He predicted the debate over climate change spurred by Pope Francis' encyclical will pass quickly. "We're going to have a couple of days of coverage of this. I just don't think climate change is on the minds of the American people," he said.

John C. Green, director of the Bliss Institute of Applied Politics at the University of Akron and an expert on religion's role in politics, also thinks Bush's response to the encyclical was shrewd. "His argument is very much in the vein of the Kennedy speech," he said. But he noted that other Republicans have been harsher in their response and he sees no end in sight in the political war between liberal and conservative Catholics.

"Catholics on both sides have really been beating themselves up for about 20 years now," he said. "When the Democratic Catholics are pressing the Republican Catholics on climate change, in one sense that is just turnabout is fair play. Except that every turn of the issue agenda leads to increased polarization."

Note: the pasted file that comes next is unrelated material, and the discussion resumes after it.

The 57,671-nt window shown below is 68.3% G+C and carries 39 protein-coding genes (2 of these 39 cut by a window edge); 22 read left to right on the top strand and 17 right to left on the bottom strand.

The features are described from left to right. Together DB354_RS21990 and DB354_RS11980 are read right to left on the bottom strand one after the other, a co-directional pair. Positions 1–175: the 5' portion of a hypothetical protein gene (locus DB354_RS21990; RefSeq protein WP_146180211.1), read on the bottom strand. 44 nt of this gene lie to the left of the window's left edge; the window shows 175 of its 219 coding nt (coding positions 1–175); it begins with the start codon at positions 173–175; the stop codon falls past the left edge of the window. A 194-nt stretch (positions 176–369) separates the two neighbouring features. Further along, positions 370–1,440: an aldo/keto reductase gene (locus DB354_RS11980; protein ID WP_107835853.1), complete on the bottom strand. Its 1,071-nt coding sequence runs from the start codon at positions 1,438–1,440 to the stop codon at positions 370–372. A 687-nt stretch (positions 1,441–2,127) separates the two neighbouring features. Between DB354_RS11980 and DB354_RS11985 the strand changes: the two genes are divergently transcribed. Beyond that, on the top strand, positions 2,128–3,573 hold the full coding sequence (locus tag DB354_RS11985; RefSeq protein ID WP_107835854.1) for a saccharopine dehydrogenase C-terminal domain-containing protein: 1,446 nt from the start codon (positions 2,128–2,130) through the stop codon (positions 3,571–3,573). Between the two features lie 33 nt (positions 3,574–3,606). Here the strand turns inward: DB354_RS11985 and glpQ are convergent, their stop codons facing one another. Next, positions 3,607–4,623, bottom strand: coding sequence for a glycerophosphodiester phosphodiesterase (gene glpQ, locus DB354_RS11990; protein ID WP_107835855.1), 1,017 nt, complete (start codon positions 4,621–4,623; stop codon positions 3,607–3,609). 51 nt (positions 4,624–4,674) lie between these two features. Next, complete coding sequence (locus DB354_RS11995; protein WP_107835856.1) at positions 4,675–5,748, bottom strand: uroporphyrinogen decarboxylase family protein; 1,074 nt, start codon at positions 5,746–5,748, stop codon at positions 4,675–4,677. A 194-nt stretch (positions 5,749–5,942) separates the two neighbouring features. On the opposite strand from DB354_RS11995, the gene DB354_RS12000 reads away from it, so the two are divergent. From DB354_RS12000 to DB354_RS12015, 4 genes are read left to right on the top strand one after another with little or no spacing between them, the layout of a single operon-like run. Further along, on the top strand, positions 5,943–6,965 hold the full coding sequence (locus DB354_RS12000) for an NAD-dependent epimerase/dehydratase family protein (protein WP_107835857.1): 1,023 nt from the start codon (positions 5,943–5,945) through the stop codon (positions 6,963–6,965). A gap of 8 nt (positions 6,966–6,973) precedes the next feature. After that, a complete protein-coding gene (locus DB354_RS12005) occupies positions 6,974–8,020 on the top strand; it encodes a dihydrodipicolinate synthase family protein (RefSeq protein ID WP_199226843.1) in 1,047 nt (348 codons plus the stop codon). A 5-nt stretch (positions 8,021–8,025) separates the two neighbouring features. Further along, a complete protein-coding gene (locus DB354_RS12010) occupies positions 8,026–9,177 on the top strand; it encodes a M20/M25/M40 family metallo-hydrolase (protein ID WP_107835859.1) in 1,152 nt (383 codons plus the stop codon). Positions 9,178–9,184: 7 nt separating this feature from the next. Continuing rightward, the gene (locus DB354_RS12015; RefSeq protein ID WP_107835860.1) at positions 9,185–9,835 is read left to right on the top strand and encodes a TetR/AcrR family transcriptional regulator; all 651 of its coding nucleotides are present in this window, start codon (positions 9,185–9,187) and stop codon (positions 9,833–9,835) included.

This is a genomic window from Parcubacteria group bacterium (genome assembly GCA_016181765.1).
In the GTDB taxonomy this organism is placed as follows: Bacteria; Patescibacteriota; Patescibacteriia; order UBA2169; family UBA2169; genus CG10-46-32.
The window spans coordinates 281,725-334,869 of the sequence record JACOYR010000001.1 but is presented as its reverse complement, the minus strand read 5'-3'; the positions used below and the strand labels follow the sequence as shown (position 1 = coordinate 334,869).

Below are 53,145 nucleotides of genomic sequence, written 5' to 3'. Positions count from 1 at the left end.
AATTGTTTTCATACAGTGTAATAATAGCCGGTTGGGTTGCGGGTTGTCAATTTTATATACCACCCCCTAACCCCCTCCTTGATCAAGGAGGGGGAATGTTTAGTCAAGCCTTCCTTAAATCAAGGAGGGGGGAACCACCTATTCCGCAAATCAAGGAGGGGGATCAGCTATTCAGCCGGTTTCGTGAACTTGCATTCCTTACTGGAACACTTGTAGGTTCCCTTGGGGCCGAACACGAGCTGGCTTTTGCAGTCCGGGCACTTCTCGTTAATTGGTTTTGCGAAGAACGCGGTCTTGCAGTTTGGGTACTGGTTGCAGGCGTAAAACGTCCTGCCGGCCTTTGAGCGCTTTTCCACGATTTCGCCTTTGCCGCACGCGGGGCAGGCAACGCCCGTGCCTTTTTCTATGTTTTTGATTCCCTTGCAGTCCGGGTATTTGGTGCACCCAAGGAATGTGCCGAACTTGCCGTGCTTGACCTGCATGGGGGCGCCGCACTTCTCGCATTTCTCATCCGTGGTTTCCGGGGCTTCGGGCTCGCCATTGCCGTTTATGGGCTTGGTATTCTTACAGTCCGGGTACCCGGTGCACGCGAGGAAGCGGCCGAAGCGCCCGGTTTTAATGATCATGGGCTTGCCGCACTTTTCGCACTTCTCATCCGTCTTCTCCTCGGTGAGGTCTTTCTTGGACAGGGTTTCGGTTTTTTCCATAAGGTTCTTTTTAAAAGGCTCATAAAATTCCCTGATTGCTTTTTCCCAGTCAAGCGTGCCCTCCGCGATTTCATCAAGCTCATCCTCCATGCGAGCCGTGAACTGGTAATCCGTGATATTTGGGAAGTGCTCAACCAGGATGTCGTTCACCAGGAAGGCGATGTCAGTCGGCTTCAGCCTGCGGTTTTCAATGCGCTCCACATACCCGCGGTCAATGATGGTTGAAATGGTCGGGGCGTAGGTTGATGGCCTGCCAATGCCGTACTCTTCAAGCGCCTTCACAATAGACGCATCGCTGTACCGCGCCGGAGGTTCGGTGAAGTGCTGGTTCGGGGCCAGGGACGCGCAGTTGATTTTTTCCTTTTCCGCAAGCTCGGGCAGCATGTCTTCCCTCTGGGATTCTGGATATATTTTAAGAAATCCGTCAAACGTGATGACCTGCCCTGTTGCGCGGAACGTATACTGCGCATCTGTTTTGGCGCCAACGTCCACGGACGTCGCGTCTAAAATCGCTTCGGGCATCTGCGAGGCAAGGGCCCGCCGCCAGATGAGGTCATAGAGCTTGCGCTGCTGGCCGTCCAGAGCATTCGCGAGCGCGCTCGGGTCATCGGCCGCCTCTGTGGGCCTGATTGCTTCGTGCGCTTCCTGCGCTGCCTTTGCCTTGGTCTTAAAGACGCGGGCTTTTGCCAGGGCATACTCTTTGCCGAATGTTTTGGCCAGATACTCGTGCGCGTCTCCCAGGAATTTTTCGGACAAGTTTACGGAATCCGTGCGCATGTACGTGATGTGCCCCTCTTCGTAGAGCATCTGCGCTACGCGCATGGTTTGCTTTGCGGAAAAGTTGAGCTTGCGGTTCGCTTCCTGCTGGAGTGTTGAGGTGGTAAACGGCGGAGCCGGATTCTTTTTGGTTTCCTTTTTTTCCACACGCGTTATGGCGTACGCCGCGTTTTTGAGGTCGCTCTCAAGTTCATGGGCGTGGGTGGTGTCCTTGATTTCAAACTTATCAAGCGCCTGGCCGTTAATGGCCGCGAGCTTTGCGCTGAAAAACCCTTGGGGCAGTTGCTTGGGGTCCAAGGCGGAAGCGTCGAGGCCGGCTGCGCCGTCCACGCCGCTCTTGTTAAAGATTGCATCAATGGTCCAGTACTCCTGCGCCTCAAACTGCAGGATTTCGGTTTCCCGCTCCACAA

In one sense, the stakes are too high for the fight to subside. Catholics are the ultimate swing voters in presidential elections. They have gone with the winner in every election since 1972 with the exception of 2000, when they supported Democrat Al Gore.

There may be only one thing that restrains the battle and that was learned in the 2004 scuffle over whether Kerry should be denied communion. Most Catholics recoiled at that tactic. That October, I conducted extensive interviews with 30 Catholic voters in Cleveland in three focus groups. They were evenly split between Bush and Kerry supporters, conservatives and liberals, young and old. Just about the only thing that united them was opposition to the bishops trying to tell them how to vote.

"It's none of their business," said Kathleen Minadeo, then 41, a personnel clerk. "They can say what they want to say, but they can't tell me who to vote for." Harry Hewitt, then 53, who was a conservative Bush supporter in corporate real estate, said he "unequivocally" agreed with the bishops on abortion. But when it comes to the election, he said flatly, "The bishops should butt out."

A decade later, Republicans no doubt hope voters have a similar view about the latest encyclical from the bishop of Rome.